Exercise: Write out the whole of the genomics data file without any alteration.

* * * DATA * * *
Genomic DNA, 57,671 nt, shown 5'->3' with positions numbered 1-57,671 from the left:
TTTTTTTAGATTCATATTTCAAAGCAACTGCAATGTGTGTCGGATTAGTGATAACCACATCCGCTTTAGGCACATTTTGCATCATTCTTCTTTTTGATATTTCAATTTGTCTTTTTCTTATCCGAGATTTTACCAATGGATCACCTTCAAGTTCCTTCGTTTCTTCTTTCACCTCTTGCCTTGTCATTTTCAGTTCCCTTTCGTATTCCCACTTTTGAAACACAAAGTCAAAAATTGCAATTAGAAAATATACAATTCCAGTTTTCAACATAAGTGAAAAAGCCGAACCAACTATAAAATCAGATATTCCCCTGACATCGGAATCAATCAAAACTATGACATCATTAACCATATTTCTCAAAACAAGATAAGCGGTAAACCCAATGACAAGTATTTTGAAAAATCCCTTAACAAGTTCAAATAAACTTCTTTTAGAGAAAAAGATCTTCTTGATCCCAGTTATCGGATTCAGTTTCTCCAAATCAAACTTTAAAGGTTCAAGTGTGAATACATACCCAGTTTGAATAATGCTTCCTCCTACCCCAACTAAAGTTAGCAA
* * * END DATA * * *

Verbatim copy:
Genomic DNA, 57,671 nt, shown 5'->3' with positions numbered 1-57,671 from the left:
TTTTTTTAGATTCATATTTCAAAGCAACTGCAATGTGTGTCGGATTAGTGATAACCACATCCGCTTTAGGCACATTTTGCATCATTCTTCTTTTTGATATTTCAATTTGTCTTTTTCTTATCCGAGATTTTACCAATGGATCACCTTCAAGTTCCTTCGTTTCTTCTTTCACCTCTTGCCTTGTCATTTTCAGTTCCCTTTCGTATTCCCACTTTTGAAACACAAAGTCAAAAATTGCAATTAGAAAATATACAATTCCAGTTTTCAACATAAGTGAAAAAGCCGAACCAACTATAAAATCAGATATTCCCCTGACATCGGAATCAATCAAAACTATGACATCATTAACCATATTTCTCAAAACAAGATAAGCGGTAAACCCAATGACAAGTATTTTGAAAAATCCCTTAACAAGTTCAAATAAACTTCTTTTAGAGAAAAAGATCTTCTTGATCCCAGTTATCGGATTCAGTTTCTCCAAATCAAACTTTAAAGGTTCAAGTGTGAATACATACCCAGTTTGAATAATGCTTCCTCCTACCCCAACTAAAGTTAGCAA